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Lionel Charlton





  

baghdad 1923

In Baghdad in February of 1923, the newly arrived staff officer Lionel Charlton visited the local hospital in Diwaniya. He had expected diarrhea and broken bones, but was instead suddenly and surprisingly confronted with the results of a British air raid. The difference between a police baton and a bomb was brutally obvious.

Had it been a question of war or an open rebellion, he as an officer would not have had any complaint, he writes in his memoirs, but this “indiscriminate bombing of a populace... with the liability of killing women and children, was the nearest thing to wanton slaughter,"

He became more and more doubtful about the methods by which ‘an appearance of law and order" was maintained in Iraq,

Soon a new sheik had stirred up a rebellion and had to be punished. But from 3,000 feet it was not so easy to target him specifically. When the bombs exploded without warning In the crowded bazaar, innocent and powerless people would be killed along with their oppressors.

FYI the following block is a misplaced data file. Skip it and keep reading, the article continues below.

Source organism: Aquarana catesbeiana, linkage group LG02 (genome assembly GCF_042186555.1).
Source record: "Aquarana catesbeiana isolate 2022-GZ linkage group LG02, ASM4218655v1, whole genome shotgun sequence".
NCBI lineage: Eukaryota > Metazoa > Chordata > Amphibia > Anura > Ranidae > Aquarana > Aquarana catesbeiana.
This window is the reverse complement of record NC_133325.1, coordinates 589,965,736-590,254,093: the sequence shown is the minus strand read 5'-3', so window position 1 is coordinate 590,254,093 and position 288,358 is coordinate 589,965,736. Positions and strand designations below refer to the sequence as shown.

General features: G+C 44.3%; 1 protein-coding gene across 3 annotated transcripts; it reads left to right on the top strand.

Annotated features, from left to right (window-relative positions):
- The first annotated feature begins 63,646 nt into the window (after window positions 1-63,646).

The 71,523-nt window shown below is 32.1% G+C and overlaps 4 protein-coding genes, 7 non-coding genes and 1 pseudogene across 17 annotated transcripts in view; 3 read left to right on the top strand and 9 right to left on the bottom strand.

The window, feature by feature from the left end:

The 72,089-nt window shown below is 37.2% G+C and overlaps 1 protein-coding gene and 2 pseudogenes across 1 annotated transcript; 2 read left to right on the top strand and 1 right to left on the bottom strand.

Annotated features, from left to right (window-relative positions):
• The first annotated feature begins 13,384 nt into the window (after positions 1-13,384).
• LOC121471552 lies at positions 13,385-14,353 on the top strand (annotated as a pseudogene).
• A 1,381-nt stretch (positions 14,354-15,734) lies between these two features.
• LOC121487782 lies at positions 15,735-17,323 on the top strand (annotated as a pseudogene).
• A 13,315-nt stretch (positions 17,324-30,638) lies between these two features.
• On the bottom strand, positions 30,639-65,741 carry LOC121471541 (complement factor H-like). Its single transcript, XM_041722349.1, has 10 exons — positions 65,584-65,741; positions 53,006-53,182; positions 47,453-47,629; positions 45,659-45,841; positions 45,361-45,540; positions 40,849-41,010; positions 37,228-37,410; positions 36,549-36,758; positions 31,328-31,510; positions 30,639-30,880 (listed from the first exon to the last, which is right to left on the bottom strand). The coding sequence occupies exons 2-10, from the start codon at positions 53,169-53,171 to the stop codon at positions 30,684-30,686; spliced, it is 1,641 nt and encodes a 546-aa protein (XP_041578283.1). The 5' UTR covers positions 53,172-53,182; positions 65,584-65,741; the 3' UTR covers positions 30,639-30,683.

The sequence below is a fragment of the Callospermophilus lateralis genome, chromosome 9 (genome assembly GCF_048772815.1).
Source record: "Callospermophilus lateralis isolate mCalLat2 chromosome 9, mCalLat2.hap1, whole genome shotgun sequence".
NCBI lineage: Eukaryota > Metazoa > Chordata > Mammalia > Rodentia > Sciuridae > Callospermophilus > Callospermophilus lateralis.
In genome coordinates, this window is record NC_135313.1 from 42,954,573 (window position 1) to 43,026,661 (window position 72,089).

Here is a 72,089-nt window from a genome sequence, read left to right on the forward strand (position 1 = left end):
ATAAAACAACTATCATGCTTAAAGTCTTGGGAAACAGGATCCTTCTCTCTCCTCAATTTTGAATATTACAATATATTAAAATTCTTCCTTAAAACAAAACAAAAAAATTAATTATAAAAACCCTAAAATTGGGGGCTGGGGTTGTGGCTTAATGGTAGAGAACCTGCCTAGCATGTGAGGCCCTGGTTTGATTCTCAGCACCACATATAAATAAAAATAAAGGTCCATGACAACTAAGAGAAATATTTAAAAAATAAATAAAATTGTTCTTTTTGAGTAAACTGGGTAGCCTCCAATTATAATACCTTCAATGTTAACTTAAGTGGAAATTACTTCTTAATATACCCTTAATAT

Was it right for an entire city to suffer for one man's crime? And was he even a criminal himself? Perhaps the informants who had fingered him had personal reasons to go behind his back. To bomb a city on those grounds was a form of tyranny that threatened to make the British even more hated.

Charlton’s superior, John Salmond, made no bones in admitting that the bombs struck at the innocent. But the established political line had to be followed. If the air force was to survive as an independent branch of service, it had to prove its efficiency and could not afford sentimentality

Charlton no longer wanted any part of it. He requested to be relieved of his post on grounds of conscience. Headquarters sent him back to England, where he was forced to retire in 1928.